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FIFA 22's HyperMotion is 'the beginning of machine learning taking over animation'

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As Sam Rivera explained it to me, the success of FIFA 22's new animation technology will be seen in what wasn't recorded during a groundbreaking motion-capture session -- involving 22 players all playing a start-to-finish game of soccer -- earlier this year. "We started working on an algorithm about three years ago," explained Rivera, FIFA 22's lead gameplay producer at EA Vancouver. "What that algorithm is doing is learning from all the data for that motion capture shoot -- how the players approach the ball, how many steps do they do to get to the ball, is it three long steps and one short step; what is the proper angle, with the proper cadence, to properly hit that ball?" Then, Rivera says, "it creates that solution, it creates the animation in real time. That is very, very cutting-edge technology. This is basically the beginning of machine learning taking over animation."


The Energy Transition Needs Artificial Intelligence

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Sign up to receive the Green Daily newsletter in your inbox. Imagine if you will a network of n things, each of which is connected to each other. When n is a small number, there are only a small number of total connections, but as n grows, the number of total connections grows more. In a small network -- where n five, the size of a basketball team -- the number of total possible connections is something an individual can grasp. Scale that up to the size of even a soccer team (or, football for most of the world) where a network of n 11, and the connections are difficult to visualize on an individual basis.


Subway Passengers in Moscow Will Be Able to Pay for the Ride With Their Faces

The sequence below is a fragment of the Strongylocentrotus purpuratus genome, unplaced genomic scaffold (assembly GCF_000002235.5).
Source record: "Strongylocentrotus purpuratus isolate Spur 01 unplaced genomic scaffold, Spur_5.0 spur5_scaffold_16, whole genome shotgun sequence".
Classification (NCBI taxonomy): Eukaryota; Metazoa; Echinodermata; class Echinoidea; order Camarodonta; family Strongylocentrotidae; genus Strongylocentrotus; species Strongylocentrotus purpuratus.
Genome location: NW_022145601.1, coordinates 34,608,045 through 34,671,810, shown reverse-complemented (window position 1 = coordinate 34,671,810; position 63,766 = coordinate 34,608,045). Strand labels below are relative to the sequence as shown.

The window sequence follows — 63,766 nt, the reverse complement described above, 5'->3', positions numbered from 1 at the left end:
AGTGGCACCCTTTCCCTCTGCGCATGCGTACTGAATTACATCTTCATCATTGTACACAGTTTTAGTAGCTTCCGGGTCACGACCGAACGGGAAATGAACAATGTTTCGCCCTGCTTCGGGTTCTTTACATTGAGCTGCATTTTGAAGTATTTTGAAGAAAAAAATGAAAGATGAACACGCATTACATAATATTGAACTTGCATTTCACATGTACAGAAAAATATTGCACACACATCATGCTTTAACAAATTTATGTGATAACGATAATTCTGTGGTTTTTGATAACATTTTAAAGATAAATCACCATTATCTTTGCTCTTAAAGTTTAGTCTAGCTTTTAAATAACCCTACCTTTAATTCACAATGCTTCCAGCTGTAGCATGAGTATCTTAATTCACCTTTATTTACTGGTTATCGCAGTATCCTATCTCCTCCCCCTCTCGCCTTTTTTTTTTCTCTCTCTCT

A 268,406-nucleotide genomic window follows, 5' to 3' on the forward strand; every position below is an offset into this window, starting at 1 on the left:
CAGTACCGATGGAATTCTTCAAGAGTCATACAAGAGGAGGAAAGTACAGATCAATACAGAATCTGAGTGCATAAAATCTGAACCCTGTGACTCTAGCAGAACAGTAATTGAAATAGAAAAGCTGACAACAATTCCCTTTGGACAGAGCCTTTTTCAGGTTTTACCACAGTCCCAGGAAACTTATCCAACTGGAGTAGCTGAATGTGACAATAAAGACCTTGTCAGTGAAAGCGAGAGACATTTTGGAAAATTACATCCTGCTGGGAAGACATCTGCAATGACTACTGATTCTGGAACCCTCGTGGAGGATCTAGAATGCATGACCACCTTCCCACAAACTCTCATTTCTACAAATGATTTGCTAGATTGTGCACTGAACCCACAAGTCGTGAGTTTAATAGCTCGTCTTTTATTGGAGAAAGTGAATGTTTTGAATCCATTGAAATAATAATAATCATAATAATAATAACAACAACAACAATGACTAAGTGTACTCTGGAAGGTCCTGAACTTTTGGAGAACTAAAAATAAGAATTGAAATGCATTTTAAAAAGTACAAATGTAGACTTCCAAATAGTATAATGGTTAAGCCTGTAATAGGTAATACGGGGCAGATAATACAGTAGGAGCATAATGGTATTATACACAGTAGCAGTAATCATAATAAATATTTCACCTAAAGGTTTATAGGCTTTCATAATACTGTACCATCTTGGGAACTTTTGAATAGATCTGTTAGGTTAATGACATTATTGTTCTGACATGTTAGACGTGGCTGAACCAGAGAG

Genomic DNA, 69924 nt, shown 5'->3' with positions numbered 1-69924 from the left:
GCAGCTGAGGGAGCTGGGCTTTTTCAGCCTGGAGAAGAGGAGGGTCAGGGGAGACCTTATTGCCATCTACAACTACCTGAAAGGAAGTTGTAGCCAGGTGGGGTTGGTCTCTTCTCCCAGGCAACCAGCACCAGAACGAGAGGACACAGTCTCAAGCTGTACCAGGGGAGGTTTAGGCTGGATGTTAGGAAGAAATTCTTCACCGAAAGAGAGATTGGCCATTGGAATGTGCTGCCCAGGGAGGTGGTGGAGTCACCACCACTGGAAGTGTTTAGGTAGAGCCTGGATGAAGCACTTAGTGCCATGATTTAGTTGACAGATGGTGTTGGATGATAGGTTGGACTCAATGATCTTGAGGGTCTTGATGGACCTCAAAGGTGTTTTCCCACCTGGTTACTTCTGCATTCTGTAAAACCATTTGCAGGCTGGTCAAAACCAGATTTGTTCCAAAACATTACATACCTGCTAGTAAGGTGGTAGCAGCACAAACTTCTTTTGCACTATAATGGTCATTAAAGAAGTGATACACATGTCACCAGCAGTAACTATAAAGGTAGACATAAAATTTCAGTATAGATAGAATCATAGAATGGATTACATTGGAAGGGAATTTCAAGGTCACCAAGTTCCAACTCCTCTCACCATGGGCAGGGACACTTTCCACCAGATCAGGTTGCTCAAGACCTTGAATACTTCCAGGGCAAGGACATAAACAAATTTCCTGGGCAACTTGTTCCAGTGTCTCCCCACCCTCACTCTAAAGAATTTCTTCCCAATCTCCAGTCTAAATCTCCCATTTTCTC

Slate

Soon there will be no need for a passenger of the Moscow subway to pause in front of the turnstiles and frantically search their pockets for a transit card or ticket. Starting from Oct. 15, a glance at the camera will open the pay gate. On Wednesday, Moscow Mayor Sergei Sobyanin announced that the Face Pay system will soon be available at all subway stations (about 300). To be able to use it, commuters register in the Moscow subway app, upload a photo of their face, and attach their bank card. Once the user approaches turnstiles, the camera recognizes the face (even if the person is wearing a mask), the fare is debited from their account, and the pay gate opens.


Why is Ted Lasso actor Brett Goldstein telling everyone he's actually 'a human man'?

The Guardian

Michael, a famous actor is being quoted proclaiming he is'a human man' and not, as apparently alleged, CGI. What is going on please? There is a supposedly human man called Brett Goldstein who plays a grumpy footballer in the show Ted Lasso, on which he's also a writer. Unfortunately his face is extremely matte and slightly too chiselled, and there is something deeply unsettling about the specific shadows cast by his football jersey – which has led many people on Reddit to believe that he is not, in fact, a real actor but instead a CGI animation of a grumpy footballer. Roy Kent from "Ted Lasso" is a played by a real human actor who somehow is deep in the Uncanny Valley.


Football Manager has eaten my life – and made me wildly nostalgic for web 1.0 Joel Golby

The Guardian

A few weeks ago, on a low-rumbling hangover that never threatened to push me into the abyss, something very interesting happened to me (and about 16 other people): I started rigorously documenting my Football Manager experience online. For those not versed in Football Manager, it is a video game in which you, well, assume the role of a football manager and attempt, very slowly and carefully, to guide the club of your choice to glory. You get to do things such as answer emails and renegotiate the annual contract of your under-18s coach. Occasionally, you can sign a right-back. There is a button after every match that gives you the option to throw a water bottle.